Marcus & Millichap’s Michael Derk noted that there’s a “ton of capital in the market,” and the “darling” property sector of the finance world is multifamily. That is followed by the industrial product type. He said a critical issue to watch is the recent change in tax credits for corporations, which caused yield to increase and placed pressure on interest rates. That caused lenders to “react quickly,” and rates went up and cap rates remained the same.

Harbor Associates’ Paul Miszkowicz says there’s plenty of available capital and doesn’t see a repeat of 2008-2010 on the horizon because deals are being underwritten accordingly. That means lenders are taking into account potential factors such as non-recourse, vacancies, free rent, as well as the product and market.

Passco Companies’ Gary Goodman, says they remain “bullish on multifamily” properties in secondary or tertiary markets because the sector has proven to “beat performance expectations” relative to other property types, even in downturns.

SRS Real Estate Partners’ Rich Walter says the retail sector is now focused on two groups: Millennials and Baby Boomers, since they have cash flow and disposable income. Yet, each have different perspectives and preferences that retailers must know and understand. “We look for established communities now,” he says.

Redevelopment and Reinvestment in OC panel

Pendulum Property Partners’ Kevin Hayes said his company is pursuing a number of redevelopment projects across the region. They ranged from a mixed-use project in Huntington Beach that encompassed a “complicated entitlement process” even though Pendulum wasn’t changing uses, to a 12-acre office re-entitlement project in Ontario.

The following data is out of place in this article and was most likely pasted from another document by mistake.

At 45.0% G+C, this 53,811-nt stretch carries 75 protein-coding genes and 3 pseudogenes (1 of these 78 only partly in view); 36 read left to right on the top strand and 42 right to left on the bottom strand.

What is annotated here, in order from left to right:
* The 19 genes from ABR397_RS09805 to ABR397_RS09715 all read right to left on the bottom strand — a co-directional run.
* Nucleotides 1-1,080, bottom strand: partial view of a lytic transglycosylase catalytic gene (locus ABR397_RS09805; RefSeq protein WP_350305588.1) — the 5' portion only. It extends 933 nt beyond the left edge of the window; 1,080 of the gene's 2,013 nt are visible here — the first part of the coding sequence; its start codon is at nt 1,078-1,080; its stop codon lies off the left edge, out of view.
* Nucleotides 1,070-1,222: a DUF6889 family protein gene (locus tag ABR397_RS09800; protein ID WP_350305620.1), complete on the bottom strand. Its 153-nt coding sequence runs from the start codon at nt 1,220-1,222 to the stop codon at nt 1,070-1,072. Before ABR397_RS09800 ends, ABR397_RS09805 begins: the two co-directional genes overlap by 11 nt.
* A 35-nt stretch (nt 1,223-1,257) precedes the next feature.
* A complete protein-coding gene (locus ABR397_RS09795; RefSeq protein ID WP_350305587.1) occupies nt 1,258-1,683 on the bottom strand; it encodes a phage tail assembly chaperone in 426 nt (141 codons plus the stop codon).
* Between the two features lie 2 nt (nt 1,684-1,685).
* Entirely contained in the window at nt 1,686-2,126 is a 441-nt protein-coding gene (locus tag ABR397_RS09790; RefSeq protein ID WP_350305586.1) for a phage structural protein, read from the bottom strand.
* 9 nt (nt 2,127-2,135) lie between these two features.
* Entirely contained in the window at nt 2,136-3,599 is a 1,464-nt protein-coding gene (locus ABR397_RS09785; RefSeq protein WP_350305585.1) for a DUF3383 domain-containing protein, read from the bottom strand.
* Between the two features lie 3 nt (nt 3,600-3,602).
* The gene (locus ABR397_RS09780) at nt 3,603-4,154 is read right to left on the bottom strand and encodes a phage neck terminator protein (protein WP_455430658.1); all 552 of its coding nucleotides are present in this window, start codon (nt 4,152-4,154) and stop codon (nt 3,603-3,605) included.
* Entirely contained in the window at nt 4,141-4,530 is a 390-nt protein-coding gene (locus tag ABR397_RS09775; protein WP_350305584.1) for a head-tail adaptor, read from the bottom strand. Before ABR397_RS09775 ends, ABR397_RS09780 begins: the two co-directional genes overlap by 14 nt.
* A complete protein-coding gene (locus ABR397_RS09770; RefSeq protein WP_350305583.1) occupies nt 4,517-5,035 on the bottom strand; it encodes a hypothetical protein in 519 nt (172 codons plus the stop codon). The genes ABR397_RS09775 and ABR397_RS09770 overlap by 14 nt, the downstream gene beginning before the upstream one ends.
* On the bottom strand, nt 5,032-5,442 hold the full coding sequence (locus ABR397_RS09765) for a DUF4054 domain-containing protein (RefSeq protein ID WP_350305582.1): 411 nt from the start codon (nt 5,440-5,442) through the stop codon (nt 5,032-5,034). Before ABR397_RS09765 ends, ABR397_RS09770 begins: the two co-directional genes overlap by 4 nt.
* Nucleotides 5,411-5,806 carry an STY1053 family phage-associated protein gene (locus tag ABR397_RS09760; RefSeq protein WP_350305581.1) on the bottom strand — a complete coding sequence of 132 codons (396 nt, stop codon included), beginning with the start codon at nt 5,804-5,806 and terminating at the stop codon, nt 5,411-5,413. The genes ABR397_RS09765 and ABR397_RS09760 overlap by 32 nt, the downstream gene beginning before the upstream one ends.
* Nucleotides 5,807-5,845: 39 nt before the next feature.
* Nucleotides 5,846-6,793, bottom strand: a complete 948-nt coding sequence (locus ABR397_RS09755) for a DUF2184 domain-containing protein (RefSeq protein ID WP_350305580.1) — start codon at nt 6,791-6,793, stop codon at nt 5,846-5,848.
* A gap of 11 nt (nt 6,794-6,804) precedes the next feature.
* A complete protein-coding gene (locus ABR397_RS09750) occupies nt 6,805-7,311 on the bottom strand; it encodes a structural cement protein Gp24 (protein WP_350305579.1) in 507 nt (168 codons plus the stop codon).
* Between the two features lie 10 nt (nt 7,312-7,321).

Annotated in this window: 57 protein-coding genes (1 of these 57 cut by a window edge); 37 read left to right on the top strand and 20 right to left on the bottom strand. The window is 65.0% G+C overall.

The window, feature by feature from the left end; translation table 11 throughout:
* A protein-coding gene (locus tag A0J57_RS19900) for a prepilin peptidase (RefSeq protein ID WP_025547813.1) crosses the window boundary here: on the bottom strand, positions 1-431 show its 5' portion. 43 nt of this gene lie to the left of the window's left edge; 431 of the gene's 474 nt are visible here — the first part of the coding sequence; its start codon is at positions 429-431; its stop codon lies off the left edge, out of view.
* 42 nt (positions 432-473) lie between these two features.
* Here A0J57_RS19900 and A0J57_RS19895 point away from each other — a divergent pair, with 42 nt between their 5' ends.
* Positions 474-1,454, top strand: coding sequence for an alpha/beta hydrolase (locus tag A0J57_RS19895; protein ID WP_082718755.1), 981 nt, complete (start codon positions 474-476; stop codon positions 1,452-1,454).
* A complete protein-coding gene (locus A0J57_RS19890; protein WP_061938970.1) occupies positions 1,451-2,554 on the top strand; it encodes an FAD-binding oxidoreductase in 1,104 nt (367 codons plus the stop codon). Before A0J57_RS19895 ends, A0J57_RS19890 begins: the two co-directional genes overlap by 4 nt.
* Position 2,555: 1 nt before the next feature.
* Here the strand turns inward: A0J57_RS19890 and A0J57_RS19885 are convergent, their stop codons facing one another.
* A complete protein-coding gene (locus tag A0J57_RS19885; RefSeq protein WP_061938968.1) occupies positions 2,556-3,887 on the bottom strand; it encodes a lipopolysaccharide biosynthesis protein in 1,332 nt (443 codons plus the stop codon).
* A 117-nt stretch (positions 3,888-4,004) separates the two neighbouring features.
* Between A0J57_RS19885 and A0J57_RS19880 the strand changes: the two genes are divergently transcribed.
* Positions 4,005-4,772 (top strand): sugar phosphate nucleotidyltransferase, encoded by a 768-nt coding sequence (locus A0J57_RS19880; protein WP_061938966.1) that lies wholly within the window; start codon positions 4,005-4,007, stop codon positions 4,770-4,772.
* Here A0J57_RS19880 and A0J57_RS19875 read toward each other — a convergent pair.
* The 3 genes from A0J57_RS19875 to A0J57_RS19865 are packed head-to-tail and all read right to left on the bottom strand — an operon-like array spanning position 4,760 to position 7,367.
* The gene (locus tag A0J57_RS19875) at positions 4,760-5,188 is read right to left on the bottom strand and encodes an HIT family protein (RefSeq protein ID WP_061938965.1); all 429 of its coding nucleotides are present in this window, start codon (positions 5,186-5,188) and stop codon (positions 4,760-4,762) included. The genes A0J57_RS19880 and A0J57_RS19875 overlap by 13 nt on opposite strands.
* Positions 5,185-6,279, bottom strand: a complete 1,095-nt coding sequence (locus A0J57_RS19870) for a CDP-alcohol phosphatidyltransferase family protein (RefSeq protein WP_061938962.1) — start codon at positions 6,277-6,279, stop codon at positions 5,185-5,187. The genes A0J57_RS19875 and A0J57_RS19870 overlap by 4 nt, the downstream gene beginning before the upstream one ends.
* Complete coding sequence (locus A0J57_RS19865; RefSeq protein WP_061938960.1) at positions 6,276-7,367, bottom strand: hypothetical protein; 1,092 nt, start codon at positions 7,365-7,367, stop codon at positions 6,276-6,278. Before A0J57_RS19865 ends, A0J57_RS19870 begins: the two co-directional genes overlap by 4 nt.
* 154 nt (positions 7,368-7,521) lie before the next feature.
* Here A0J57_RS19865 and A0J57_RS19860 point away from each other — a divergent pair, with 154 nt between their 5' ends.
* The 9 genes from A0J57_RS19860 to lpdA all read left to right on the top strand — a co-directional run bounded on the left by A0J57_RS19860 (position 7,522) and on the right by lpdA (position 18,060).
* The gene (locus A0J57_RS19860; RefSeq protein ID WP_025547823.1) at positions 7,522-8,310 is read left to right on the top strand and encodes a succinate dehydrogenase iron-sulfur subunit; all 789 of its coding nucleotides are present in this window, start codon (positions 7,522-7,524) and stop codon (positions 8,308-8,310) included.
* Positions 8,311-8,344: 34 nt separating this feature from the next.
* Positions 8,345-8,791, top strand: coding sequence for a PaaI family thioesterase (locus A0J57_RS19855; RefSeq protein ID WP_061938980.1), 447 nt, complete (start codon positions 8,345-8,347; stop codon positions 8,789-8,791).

Paragon Commercial Group’s Jim Dillavou said his company pursues retail redevelopment projects, mainly in partnership with CalPERS, that are focused on value-add plays. “We like tough, difficult deals that are hard for owners” to execute without deeper pockets. The company is able to bring capital to the table to help revitalize properties in the right community.

Orange County Industry Leaders panel

Trammell Crow’s Tom Bak said three key trends the company is tracking include co-working and flexible office space; e-commerce; and active living lifestyle multifamily. He said Trammell Crow is adopting approaches to customer service and experience found in the hospitality sector at its office projects.

John Hancock Real Estate’s Ray Rothfelder said a strategy his company has adopted and strives to achieve is “total integration.” That translates to a mix of uses and amenities that are brought “together on one project,” he said.

CBRE’s Kurt Strasmann said one of the biggest trends he’s noticed is “the hospitality experience is what users now expect in office projects.” This is being driven by companies placing a high priority on attracting and retaining employees, Strasmann said.

Stream Realty Partners’ Martin Pupil noted Orange County is attractive to companies from a cost perspective.

NKF’s Greg May agreed, saying that Orange County has a “pricing advantage, an amenity advantage, plus the beach.”